One of the two monastic estates may have been COCKSHOOT, marked on a map of the late 16th century. (fn. 170) In 1634 William Rowles of Newnham owned the house called the Cockshoot, which he had bought from Richard and John Brayne, with 110 a. or more. (fn. 171) He died in 1637, and his son William in 1694. The younger William's grandson Rowles Scudamore (fn. 172) apparently sold the estate in 1708 to Nicholas Lane, (fn. 173) although soon afterwards Cockshoot was said to be the house of Mr. Rowles. (fn. 174) Later in the 18th century it passed into the ownership of the Pyrkes, who were said to retain it c. 1807. (fn. 175) Joseph Pyrke (formerly Watts) of Littledean, great-nephew and heir of Thomas Pyrke, was the owner in 1803, (fn. 176) and his son Joseph in 1839. (fn. 177) The house, a rendered stone farm-house, was apparently completely rebuilt in the 18th century.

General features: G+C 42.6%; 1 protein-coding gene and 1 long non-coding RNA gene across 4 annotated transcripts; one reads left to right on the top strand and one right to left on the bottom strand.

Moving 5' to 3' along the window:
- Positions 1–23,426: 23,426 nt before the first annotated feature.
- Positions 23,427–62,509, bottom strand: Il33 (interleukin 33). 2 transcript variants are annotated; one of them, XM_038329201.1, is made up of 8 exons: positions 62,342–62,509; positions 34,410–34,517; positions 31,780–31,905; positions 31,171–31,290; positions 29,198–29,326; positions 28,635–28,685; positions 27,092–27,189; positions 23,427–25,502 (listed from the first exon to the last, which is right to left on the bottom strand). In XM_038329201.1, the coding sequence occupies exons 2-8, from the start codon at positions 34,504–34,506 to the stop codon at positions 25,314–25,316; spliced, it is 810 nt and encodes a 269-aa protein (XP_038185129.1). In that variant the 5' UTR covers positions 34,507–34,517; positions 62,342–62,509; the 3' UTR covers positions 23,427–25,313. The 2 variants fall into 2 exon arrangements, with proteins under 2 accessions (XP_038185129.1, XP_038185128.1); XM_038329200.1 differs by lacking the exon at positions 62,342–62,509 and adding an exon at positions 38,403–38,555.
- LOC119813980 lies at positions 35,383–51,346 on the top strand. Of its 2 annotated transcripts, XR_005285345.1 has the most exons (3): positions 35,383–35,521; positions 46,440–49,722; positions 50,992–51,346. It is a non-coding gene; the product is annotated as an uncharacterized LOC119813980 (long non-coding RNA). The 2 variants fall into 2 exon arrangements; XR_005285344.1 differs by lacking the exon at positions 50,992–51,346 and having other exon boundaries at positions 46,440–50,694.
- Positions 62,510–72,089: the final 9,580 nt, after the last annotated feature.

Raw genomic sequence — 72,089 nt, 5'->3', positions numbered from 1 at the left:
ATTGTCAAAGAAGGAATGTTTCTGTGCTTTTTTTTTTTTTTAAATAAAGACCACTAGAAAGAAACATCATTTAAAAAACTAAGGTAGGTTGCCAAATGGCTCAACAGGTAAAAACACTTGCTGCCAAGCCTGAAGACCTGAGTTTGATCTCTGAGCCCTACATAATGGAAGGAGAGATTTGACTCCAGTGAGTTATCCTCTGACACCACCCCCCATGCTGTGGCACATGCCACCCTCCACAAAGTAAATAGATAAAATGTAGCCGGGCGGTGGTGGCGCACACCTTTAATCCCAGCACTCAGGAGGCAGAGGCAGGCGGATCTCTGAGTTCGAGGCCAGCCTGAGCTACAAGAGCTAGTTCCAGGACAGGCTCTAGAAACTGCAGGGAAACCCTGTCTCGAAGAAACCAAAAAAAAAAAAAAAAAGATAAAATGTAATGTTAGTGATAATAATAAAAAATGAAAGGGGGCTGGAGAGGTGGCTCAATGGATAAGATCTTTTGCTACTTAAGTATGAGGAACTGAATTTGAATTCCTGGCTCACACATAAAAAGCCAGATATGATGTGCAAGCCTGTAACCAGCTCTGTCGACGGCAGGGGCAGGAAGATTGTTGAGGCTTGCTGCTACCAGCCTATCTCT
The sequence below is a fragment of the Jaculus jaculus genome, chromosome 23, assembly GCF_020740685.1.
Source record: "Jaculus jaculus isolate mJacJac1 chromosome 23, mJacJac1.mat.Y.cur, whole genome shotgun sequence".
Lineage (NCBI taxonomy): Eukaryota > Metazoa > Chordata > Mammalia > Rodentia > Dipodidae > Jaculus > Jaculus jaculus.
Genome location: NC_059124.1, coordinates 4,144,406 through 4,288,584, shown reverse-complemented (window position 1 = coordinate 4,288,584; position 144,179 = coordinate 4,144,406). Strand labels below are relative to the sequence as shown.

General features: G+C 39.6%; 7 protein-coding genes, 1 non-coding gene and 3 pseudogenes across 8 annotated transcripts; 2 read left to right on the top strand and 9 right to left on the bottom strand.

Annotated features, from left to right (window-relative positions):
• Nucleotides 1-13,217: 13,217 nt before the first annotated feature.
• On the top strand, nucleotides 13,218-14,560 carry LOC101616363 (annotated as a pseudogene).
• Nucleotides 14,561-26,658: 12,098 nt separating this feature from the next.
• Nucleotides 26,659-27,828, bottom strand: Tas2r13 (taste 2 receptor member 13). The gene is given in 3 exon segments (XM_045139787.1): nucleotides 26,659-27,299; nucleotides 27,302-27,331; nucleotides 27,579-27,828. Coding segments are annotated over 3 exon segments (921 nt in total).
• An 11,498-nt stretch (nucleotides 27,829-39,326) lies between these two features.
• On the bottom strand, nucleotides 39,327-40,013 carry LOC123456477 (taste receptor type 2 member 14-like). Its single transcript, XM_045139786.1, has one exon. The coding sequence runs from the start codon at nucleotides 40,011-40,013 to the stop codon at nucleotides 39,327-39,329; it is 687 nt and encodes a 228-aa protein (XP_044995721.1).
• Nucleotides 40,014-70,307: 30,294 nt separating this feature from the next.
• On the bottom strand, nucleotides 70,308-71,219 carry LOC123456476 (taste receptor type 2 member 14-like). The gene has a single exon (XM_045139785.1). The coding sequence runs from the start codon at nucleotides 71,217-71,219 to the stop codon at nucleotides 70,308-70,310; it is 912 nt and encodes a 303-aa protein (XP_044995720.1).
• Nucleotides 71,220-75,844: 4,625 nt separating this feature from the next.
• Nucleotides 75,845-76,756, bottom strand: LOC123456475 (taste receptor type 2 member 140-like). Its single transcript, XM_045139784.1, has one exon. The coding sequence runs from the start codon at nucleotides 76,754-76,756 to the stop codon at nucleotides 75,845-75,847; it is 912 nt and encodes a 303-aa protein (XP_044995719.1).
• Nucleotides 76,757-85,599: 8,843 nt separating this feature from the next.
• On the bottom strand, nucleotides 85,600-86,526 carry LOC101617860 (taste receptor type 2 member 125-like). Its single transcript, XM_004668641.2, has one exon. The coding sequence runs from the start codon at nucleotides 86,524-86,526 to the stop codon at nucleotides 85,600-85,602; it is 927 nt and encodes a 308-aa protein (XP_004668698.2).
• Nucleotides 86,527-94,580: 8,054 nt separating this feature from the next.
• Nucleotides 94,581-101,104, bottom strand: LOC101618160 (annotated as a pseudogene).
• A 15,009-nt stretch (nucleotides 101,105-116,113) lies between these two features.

The other monastic estate may have been LUMBARS, which John Morse of Newnham bought with 40 a. from Sir Robert Cooke of Highnam in 1622 and sold with 60 a. to Henry Yate of Bristol in 1629. Yate's daughter Mary and her husband Edward Prince sold Lumbars in 1643 to Josias Clutterbuck, whose son Sir William sold it in 1707 to Jonathan Chinn, a mariner of Newnham. (fn. 178) Shortly afterwards Mr. Chinn was described as having a good house and estate, (fn. 179) but in 1741 Lumbars was occupied by Godwin Scudamore as tenant to Thomas Chinn, (fn. 180) Jonathan's son. In 1801 Elizabeth Chinn, widow of Thomas's son Jonathan, sold the estate, (fn. 181) apparently to James Fream, (fn. 182) members of whose family owned and occupied the farm (fn. 183) until it was sold, with 55 a., in 1869. (fn. 184) Thereafter the house apparently went out of use as a dwelling, and collapsed or was demolished soon after 1921. (fn. 185)